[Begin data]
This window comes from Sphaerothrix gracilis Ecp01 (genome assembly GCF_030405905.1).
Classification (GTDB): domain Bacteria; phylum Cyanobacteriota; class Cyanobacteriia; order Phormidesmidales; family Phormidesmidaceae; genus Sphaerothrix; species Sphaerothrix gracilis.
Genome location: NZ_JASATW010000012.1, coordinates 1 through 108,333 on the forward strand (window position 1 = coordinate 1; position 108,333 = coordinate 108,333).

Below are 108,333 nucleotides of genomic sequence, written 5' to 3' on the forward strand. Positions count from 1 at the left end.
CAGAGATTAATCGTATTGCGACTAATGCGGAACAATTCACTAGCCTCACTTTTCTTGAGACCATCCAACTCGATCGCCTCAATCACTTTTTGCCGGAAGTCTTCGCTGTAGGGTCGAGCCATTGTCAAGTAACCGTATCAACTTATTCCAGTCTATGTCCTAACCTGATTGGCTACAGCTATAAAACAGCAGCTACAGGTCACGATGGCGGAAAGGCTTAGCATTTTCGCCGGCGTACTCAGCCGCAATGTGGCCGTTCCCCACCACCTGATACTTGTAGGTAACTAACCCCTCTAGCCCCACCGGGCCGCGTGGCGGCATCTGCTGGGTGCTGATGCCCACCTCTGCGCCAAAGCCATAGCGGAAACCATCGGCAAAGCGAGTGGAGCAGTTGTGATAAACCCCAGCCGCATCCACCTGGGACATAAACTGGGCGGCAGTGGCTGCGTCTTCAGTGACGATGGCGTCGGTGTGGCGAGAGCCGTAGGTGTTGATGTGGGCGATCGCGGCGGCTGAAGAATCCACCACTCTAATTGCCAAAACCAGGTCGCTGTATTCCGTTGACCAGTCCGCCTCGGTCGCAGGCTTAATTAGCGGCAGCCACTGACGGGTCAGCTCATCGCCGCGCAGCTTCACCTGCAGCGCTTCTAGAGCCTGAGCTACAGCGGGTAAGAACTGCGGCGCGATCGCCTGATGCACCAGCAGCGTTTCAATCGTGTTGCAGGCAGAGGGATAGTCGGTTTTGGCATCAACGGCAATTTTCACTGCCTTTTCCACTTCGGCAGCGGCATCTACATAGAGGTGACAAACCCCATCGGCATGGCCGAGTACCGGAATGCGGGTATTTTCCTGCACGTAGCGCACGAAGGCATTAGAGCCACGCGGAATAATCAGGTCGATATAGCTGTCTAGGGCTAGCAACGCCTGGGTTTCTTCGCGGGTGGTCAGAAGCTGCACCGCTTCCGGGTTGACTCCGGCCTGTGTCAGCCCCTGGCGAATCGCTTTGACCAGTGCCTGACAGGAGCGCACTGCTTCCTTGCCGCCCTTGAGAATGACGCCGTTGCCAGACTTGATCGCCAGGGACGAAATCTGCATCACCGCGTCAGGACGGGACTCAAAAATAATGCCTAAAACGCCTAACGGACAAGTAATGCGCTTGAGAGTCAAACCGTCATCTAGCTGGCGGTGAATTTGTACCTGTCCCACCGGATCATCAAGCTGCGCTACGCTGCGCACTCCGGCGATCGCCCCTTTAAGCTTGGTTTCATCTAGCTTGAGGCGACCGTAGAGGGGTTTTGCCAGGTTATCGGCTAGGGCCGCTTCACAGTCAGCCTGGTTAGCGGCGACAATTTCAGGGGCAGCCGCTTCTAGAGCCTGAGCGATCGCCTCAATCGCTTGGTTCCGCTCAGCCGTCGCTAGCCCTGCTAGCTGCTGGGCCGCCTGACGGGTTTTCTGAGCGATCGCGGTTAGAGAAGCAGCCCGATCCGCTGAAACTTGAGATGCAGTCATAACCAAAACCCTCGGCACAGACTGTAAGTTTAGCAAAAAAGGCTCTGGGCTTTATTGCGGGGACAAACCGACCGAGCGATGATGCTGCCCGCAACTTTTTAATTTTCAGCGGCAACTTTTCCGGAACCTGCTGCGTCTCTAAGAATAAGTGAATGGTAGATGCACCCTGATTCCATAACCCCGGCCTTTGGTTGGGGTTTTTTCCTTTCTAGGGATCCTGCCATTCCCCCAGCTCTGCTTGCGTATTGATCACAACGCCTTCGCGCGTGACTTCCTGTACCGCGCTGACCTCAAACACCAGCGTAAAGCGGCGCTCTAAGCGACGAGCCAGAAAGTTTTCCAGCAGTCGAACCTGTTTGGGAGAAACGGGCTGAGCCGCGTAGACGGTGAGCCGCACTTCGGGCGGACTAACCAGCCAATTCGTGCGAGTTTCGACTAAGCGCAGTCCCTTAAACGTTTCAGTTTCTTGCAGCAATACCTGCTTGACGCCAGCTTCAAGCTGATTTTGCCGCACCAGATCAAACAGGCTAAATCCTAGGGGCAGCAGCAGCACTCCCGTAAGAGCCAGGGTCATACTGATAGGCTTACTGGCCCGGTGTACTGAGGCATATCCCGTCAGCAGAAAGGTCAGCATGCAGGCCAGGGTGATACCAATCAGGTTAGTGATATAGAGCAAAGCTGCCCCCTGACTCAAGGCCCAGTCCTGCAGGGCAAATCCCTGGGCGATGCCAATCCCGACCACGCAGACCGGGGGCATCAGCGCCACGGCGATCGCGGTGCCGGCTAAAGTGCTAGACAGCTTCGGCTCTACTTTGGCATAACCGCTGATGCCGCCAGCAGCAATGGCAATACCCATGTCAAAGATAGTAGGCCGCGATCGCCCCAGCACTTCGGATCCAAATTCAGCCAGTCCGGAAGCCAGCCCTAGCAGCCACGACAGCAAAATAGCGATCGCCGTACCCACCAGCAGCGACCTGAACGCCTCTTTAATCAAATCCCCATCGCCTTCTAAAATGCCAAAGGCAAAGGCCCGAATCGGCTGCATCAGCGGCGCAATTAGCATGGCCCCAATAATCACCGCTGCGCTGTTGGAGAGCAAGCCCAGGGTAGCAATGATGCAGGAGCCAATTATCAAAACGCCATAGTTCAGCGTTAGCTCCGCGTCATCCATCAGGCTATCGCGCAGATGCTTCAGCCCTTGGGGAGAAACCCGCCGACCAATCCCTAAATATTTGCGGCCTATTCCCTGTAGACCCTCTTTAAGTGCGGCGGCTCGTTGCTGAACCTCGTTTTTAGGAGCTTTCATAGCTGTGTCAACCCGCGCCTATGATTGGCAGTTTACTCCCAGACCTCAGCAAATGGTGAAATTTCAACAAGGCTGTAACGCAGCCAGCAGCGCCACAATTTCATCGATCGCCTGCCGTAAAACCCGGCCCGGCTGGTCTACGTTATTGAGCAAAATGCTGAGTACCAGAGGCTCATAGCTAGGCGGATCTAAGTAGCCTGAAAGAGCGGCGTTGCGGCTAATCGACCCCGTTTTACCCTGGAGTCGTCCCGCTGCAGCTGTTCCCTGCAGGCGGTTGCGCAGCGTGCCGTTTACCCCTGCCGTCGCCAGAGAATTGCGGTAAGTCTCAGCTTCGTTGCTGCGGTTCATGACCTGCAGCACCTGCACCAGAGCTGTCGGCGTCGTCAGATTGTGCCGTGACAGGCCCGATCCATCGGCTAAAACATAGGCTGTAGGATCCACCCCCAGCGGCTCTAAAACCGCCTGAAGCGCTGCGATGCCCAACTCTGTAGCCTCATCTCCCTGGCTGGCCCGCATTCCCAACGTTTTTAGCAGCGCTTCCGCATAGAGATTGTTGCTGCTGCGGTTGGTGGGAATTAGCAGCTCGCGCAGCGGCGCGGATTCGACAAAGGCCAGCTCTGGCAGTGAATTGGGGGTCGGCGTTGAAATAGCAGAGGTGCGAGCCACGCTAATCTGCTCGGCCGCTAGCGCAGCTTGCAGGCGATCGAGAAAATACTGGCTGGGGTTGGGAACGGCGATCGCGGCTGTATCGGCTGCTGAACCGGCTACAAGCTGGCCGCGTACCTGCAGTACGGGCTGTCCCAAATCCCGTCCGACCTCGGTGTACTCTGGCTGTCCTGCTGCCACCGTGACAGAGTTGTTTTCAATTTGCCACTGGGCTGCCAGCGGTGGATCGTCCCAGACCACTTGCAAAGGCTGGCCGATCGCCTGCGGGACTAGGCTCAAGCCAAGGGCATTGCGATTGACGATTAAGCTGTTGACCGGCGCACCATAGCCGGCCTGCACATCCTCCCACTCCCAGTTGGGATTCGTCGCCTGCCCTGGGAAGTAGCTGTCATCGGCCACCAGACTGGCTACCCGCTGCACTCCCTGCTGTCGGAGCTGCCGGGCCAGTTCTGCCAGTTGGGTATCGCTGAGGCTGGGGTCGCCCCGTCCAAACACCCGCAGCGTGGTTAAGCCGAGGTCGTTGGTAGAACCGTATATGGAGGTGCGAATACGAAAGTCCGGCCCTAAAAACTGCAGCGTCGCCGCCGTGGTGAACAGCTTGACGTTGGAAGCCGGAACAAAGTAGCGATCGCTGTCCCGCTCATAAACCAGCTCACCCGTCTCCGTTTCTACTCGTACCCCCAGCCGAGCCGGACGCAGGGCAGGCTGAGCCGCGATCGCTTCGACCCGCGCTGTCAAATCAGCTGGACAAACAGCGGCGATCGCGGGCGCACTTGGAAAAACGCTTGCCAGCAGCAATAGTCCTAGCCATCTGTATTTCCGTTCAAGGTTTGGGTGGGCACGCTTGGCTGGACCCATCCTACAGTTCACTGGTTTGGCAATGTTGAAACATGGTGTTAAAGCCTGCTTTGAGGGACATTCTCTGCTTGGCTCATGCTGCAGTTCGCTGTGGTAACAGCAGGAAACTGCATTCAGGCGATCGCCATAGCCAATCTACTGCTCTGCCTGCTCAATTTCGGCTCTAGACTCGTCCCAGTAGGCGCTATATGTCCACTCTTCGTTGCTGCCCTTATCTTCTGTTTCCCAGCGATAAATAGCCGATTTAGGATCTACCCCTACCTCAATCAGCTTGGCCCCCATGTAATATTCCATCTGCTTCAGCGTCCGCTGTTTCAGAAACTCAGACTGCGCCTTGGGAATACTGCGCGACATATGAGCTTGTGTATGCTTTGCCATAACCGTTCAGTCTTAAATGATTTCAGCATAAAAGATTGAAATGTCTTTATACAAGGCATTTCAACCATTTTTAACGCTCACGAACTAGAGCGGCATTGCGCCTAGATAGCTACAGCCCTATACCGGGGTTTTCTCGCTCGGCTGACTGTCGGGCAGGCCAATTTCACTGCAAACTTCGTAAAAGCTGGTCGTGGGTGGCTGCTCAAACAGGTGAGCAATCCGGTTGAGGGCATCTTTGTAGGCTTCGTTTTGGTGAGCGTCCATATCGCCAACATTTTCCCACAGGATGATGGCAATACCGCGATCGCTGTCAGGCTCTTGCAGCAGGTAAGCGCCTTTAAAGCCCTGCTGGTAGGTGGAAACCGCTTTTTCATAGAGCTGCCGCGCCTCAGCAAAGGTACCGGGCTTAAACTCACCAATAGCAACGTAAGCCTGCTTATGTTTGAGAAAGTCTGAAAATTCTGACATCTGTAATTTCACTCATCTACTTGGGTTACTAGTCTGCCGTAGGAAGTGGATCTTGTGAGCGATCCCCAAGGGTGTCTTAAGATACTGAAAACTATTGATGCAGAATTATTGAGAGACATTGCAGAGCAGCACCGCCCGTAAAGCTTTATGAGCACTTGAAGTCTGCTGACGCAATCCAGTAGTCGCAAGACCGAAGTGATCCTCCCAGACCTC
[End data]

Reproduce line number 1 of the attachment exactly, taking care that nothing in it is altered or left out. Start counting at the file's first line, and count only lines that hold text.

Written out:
This window comes from Sphaerothrix gracilis Ecp01 (genome assembly GCF_030405905.1).